What is sand?

A teacher I know was relating a common occurrence in her 4th grade classroom.  In a discussion about the early days of westward expansion and pioneers, a story included a mention of sand.   One of the children raised their hand and said, “I don’t know what sand is.”   So this teacher paused the story to explain that sand is that stuff you see at beaches, or often in playgrounds….  blank looks all around.    (It must be noted that the geographical location of this classroom is within a mile or two of sand beaches.)

The lesson continued, and  the kids didn’t know and couldn’t guess what kind of animals the pioneers might have encountered in the wild.   One child guessed “elephants”.   The kids didn’t know what animals howled, even when this teacher demonstrated the sound.   One student’s response was,  “an owl”.

This teacher maintains that unless the students have been specifically instructed in a subject or a task, they are completely ignorant of it.   They have zero real world knowledge.

The same conversation revealed that this phenomenon is not limited to children.   After a family  meal when a 24 year old woman was asked to wash dishes (they were at a relative’s house and that person did not own a dishwasher), she had to ask for help.   Apparently she’d never washed a dish and didn’t know how to go about it.

The children in this particular classroom come from a broad range of socio-economic levels, and the young woman is from an upper middle class family.

What exactly is going on here?

We have a dishwasher, and yet my kids know how to wash dishes.   When they were little, both Maya & Ben used to ask if they could wash the dishes for fun.  And sand?  Even had we never visited a beach, they would recognize sand from playgrounds and barring even that, from photos or stories or maybe….”Spongebob”.

My daughter’s schooled friend (who I sometimes use as a resource for ‘school’ information) looked appalled when I mentioned these things to her, and said she knew no one who was that ignorant “even at nine years old”.

And yet, I doubt the teacher is making it up.   According to her this is par for the course in all of her classes.   Is this an instance of parents being so removed from their kids that absolutely NO information gets imparted outside of school?  And how is that even possible if you live in the same house?  (And especially with younger kids, who, in my experience ask a lot of questions.)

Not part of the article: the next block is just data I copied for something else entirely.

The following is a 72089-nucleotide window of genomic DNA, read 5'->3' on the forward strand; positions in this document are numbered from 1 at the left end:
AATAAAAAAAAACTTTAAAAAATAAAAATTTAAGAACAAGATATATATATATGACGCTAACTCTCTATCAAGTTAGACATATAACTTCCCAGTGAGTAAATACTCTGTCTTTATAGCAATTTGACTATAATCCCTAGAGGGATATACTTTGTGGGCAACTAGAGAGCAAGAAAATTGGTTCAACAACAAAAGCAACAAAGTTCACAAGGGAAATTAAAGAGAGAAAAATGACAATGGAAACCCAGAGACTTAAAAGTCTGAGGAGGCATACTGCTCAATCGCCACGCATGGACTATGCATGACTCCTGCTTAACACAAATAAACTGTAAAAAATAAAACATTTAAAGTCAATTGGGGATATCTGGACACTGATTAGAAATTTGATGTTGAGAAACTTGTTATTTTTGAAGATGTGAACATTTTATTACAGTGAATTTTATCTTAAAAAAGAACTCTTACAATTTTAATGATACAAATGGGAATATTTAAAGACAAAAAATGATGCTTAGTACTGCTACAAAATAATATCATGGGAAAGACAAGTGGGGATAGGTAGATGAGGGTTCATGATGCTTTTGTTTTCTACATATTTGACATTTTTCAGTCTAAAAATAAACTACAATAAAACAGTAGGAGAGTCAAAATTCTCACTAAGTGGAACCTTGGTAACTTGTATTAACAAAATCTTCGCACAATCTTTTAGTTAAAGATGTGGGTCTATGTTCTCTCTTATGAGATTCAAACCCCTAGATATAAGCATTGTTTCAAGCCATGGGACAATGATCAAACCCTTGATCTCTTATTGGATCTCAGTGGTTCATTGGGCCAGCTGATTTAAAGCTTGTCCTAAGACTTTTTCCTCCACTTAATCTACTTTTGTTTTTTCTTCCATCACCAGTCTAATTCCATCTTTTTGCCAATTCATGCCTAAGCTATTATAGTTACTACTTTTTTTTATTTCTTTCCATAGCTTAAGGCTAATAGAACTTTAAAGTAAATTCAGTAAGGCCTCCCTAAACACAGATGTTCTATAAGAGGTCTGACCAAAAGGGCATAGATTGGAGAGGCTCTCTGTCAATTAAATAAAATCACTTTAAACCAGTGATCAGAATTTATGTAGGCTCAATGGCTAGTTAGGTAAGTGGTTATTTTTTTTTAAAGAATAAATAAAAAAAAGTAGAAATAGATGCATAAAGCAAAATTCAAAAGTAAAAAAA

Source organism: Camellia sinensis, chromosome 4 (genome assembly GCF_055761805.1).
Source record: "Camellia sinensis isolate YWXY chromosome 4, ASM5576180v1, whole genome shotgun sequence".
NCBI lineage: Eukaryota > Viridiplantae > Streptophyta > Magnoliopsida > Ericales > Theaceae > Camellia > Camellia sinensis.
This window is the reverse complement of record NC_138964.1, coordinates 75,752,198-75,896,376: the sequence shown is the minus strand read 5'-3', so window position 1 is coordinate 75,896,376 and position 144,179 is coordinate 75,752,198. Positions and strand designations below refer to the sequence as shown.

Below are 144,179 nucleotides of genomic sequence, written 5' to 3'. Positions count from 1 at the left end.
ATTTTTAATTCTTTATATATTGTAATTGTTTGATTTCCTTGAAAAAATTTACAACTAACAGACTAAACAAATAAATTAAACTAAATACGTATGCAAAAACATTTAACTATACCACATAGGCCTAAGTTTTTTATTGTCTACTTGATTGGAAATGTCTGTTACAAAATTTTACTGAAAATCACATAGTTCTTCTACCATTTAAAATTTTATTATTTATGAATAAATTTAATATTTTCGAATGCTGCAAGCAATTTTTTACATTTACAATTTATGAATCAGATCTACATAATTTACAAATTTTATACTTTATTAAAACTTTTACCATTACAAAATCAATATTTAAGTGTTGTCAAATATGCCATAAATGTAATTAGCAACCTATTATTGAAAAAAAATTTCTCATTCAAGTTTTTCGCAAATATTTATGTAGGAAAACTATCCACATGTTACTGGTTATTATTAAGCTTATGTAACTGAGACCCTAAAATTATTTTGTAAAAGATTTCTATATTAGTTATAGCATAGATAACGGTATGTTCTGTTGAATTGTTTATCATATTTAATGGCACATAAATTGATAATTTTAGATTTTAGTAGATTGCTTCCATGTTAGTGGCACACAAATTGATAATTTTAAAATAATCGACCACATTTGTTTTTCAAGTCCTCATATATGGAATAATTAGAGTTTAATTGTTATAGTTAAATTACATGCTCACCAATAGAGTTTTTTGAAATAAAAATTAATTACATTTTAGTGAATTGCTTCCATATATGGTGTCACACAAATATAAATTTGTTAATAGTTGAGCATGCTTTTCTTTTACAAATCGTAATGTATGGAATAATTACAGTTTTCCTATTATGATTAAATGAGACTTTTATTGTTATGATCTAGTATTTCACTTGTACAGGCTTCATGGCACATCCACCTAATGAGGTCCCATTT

I’m hoping this is an anomaly or a regional phenomena, but even so it’s troubling.

What do we do when the ability to wash a dish or recognize sand is lost?   And what’s next?   It kind of reminds me of this poem/proverb:

For Want of a Nail

For want of a nail the shoe was lost.
For want of a shoe the horse was lost.
For want of a horse the rider was lost.
For want of a rider the message was lost.
For want of a message the battle was lost.
For want of a battle the kingdom was lost.
And all for the want of a horseshoe nail.


Perhaps unschoolers are the “keepers of the nails”

2 comments on “What is sand?

  1. adrian says:

    Hi Amy,

    I stumbled across your site looking for Rodriguez and I think I like your direction.
    A teacher of mine once told me in junior high that his guess is 97% of education takes place outside of school. I do believe this is true in essence.

    I have been living in Germany for many years now and my impression is that, although many people here are wise to the facts, a great dumbing down is in progress.
    It is hard for me to fathom this, but I hear or see so much evidence every day.

    I’ll continue reading your blog.
    Adrian /Munich, Germany

    • Amy says:

      Thank you Adrian!
      I would agree with your teacher wholeheartedly. I had a similar experience with a teacher, which is probably one of the reasons my husband and I chose to unschool.


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